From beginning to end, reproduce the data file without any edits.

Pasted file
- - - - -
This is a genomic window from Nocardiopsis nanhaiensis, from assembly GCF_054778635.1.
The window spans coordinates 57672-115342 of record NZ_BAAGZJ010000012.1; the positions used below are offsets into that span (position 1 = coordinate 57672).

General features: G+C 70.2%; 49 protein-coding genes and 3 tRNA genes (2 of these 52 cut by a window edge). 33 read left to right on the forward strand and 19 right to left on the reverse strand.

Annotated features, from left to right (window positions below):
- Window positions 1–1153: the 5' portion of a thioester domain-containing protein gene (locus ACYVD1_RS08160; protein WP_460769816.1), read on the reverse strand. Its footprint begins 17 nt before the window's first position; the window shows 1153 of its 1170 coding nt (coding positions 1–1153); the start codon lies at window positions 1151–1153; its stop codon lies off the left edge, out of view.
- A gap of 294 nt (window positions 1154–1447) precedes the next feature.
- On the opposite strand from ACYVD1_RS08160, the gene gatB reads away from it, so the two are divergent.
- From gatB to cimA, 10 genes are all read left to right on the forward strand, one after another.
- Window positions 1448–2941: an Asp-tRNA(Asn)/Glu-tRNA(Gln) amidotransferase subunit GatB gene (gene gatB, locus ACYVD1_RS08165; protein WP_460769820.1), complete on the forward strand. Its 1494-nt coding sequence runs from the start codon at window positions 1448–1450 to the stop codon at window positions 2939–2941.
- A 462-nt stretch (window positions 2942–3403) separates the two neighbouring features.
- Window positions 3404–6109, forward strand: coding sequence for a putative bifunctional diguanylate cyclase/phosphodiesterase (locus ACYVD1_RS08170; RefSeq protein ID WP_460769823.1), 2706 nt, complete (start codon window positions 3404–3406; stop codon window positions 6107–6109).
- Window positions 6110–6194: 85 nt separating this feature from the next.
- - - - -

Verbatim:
This is a genomic window from Nocardiopsis nanhaiensis, from assembly GCF_054778635.1.
The window spans coordinates 57672-115342 of record NZ_BAAGZJ010000012.1; the positions used below are offsets into that span (position 1 = coordinate 57672).

General features: G+C 70.2%; 49 protein-coding genes and 3 tRNA genes (2 of these 52 cut by a window edge). 33 read left to right on the forward strand and 19 right to left on the reverse strand.

Annotated features, from left to right (window positions below):
- Window positions 1–1153: the 5' portion of a thioester domain-containing protein gene (locus ACYVD1_RS08160; protein WP_460769816.1), read on the reverse strand. Its footprint begins 17 nt before the window's first position; the window shows 1153 of its 1170 coding nt (coding positions 1–1153); the start codon lies at window positions 1151–1153; its stop codon lies off the left edge, out of view.
- A gap of 294 nt (window positions 1154–1447) precedes the next feature.
- On the opposite strand from ACYVD1_RS08160, the gene gatB reads away from it, so the two are divergent.
- From gatB to cimA, 10 genes are all read left to right on the forward strand, one after another.
- Window positions 1448–2941: an Asp-tRNA(Asn)/Glu-tRNA(Gln) amidotransferase subunit GatB gene (gene gatB, locus ACYVD1_RS08165; protein WP_460769820.1), complete on the forward strand. Its 1494-nt coding sequence runs from the start codon at window positions 1448–1450 to the stop codon at window positions 2939–2941.
- A 462-nt stretch (window positions 2942–3403) separates the two neighbouring features.
- Window positions 3404–6109, forward strand: coding sequence for a putative bifunctional diguanylate cyclase/phosphodiesterase (locus ACYVD1_RS08170; RefSeq protein ID WP_460769823.1), 2706 nt, complete (start codon window positions 3404–3406; stop codon window positions 6107–6109).
- Window positions 6110–6194: 85 nt separating this feature from the next.